You don’t achieve a personal record and you say the whole race was a waste of time. (Pun intended.)

My first vivid experience of all-or-nothing thinking occurred when I was a high school freshman and accompanying the chorus on the piano. I briefly lost my place and dropped out for a few bars. I then found my place and completed the piece. When the concert ended I sobbed uncontrollably, believing that I had humiliated myself in front of an auditorium full of students and families. No one could convince me that my lapse wasn’t noticeable or significant. (This also has elements of mind reading, mental filter, discounting the positive, and magnifying.) I refused to play piano in public (though, happily, I still sang in the chorus) for many years.

My all-or-nothing thinking about my sport manifested differently. You might say it was “all-around -or- nothing thinking.” Although I hated vault and balance beam I forced myself to do them because I thought I should compete all-around. (Shoulda-coulda thinking here too. More on that in another post.) Nothing less than all was acceptable. (For those who aren’t into gymnastics: women have 4 events: floor exercise, vault, balance beam, and uneven parallel bars. To compete in all 4 is to compete “all around.”) If I had let myself do the 2 events I really liked—floor and bars—I would have had a lot more fun and been a better gymnast.

In my next post I’ll talk about how to counter all-or-nothing thinking.

Common thinking errors

Common thinking errors (David Burns, MD)
• all-or-nothing thinking
• overgeneralization
• mental filter
• discounting the positive
• fortune telling
• magnifying or minimizing
• emotional reasoning
• shoulda-coulda thinking
• labeling
• self blame or blame of others

A simple (though not always easy) way to defuse these thoughts is to notice, label, and replace them with rational, realistic thoughts. Albert Ellis, Ph.D. is a trailblazer in this approach.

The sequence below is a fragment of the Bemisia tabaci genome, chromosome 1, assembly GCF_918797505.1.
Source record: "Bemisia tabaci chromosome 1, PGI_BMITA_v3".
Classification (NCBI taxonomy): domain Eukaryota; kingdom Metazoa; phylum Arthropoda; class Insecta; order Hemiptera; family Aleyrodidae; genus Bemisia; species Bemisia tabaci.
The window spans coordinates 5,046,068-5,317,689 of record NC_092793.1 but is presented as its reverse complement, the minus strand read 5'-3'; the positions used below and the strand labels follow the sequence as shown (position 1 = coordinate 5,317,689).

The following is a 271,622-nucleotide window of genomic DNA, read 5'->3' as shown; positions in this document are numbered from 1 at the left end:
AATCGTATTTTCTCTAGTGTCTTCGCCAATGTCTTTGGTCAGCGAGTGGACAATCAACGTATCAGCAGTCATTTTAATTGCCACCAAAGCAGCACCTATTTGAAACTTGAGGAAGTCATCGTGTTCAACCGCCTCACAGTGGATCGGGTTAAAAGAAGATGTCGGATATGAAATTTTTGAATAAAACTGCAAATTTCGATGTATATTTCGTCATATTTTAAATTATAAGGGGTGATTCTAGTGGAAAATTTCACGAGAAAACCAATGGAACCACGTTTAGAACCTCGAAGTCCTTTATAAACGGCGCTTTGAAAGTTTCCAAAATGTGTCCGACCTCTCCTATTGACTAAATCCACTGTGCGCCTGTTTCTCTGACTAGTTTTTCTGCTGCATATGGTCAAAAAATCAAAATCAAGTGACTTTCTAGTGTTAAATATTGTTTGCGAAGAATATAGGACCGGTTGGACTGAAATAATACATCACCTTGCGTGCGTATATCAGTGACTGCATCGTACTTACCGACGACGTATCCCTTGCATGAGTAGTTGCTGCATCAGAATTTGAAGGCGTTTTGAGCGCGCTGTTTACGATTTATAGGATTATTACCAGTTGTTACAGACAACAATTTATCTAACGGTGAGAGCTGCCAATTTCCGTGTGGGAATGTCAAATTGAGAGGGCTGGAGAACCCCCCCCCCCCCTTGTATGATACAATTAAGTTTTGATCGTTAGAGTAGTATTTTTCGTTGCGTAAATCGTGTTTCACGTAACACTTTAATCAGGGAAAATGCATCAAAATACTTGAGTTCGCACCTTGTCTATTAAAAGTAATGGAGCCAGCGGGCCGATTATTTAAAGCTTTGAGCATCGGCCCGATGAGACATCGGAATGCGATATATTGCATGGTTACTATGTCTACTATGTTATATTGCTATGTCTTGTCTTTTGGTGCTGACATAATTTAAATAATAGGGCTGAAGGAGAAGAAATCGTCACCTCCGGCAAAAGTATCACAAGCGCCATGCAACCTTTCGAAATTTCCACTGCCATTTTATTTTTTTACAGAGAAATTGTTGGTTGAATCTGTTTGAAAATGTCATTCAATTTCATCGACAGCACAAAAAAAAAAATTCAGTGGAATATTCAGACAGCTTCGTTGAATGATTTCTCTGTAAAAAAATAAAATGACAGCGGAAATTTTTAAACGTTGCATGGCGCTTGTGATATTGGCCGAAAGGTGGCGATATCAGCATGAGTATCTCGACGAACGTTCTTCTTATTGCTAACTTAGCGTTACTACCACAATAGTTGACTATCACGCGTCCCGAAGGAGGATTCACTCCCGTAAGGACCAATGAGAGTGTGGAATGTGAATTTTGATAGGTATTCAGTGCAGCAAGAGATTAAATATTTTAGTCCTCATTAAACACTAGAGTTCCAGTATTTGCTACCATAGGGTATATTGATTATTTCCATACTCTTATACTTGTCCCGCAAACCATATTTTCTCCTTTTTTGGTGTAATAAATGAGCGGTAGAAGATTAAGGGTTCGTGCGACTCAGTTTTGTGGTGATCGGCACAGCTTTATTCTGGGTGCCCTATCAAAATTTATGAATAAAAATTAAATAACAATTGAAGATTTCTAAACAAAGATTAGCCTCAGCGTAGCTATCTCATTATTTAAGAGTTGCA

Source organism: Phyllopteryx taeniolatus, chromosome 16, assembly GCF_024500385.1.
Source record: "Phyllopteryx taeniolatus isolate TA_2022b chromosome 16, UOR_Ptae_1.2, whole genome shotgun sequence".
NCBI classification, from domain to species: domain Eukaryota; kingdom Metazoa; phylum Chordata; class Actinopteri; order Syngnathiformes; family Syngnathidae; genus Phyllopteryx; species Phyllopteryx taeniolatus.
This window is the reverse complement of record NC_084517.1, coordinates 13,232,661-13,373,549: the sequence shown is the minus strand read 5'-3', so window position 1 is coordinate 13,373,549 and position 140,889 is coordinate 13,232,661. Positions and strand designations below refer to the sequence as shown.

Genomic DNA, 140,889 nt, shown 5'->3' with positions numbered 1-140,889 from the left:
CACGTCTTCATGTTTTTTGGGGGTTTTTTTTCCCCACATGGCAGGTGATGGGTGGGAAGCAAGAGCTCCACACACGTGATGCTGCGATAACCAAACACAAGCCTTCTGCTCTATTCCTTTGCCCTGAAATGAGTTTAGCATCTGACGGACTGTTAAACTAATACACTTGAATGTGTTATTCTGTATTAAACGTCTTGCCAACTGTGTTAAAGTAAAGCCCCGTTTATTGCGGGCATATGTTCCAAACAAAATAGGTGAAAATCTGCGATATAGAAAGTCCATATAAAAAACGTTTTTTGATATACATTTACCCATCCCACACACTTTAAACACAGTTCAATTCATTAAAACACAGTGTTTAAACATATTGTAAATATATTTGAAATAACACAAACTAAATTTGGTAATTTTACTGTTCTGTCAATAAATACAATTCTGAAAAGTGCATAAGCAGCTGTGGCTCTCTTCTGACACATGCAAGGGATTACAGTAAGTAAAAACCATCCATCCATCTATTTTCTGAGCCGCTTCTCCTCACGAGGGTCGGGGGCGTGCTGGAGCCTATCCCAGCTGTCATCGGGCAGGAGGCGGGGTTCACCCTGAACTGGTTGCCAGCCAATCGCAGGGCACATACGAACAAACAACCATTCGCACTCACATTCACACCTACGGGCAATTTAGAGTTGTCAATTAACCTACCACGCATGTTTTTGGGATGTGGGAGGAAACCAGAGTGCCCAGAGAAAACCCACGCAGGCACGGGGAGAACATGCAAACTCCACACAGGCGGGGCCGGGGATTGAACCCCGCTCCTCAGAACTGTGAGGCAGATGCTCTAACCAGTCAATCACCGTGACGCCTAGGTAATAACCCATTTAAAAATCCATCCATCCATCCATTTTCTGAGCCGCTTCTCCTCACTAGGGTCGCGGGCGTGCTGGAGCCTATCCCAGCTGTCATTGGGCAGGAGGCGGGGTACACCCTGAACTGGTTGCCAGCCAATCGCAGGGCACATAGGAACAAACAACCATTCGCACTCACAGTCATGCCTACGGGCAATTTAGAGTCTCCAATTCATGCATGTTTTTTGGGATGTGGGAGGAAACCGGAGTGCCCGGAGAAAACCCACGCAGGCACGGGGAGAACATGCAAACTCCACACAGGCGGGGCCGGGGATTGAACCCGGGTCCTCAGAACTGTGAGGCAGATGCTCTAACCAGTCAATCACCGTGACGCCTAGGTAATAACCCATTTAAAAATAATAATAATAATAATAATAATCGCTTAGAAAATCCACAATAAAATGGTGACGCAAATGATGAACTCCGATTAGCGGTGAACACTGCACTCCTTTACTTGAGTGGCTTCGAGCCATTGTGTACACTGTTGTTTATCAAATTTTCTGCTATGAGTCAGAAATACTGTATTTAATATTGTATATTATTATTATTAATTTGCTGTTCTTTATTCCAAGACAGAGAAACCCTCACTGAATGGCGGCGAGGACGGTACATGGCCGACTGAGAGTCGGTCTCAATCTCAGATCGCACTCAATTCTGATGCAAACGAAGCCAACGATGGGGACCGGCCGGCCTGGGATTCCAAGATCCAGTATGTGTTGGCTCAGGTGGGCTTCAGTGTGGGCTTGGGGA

Dr. Martin Seligman, a pioneer of Positive Psychology, suggests these steps:

1) Look at the evidence
2) Look for possible alternative explanations
3) Realistically evaluate the implications.

In future posts I’ll go into detail on each of the thinking errors and provide examples of using various approaches to defuse them. For now, see which ones you think may apply to you. You may even try some of the approaches above and see if you can begin to neutralize some of your self-defeating thoughts some of the time.

Mind Matters: Thinking Errors

“I think, therefore I am.” (Rene Descartes, philosopher.) “I think, therefore I drive myself crazy.” (Many of us in the modern world.) Humans are the only species that has the ability, with thoughts, to make benign situations seem bad, and bad situations seem catastrophic.

This tendency has all sorts of names: stinkin’ thinkin’, thinking errors, twisted thinking, cognitive distortions, automatic thoughts. I’ll use the term “thinking errors” in this blog. You’ve probably figured out that if you do this sort of thing you are not alone. Heck, there’s even a whole method of psychotherapy based on it, called Cognitive Behavioral Therapy.

I probably don’t have to tell you that negative thoughts affect your creative process, your artistic or athletic performance, and even your practicing and training. Thinking errors affect all the other areas of our lives, too.

Sometimes these thoughts are like the air we breathe: we don’t even notice them.

The good news is that you can learn to identify and defuse them so that realistic, useful thoughts prevail. I hope this blog will help arrive at a client’s realization that “the constant ticker tape of (negative, worried) thoughts going through my head isn’t necessarily real.”

More on naming and identifying common thinking errors in my next post.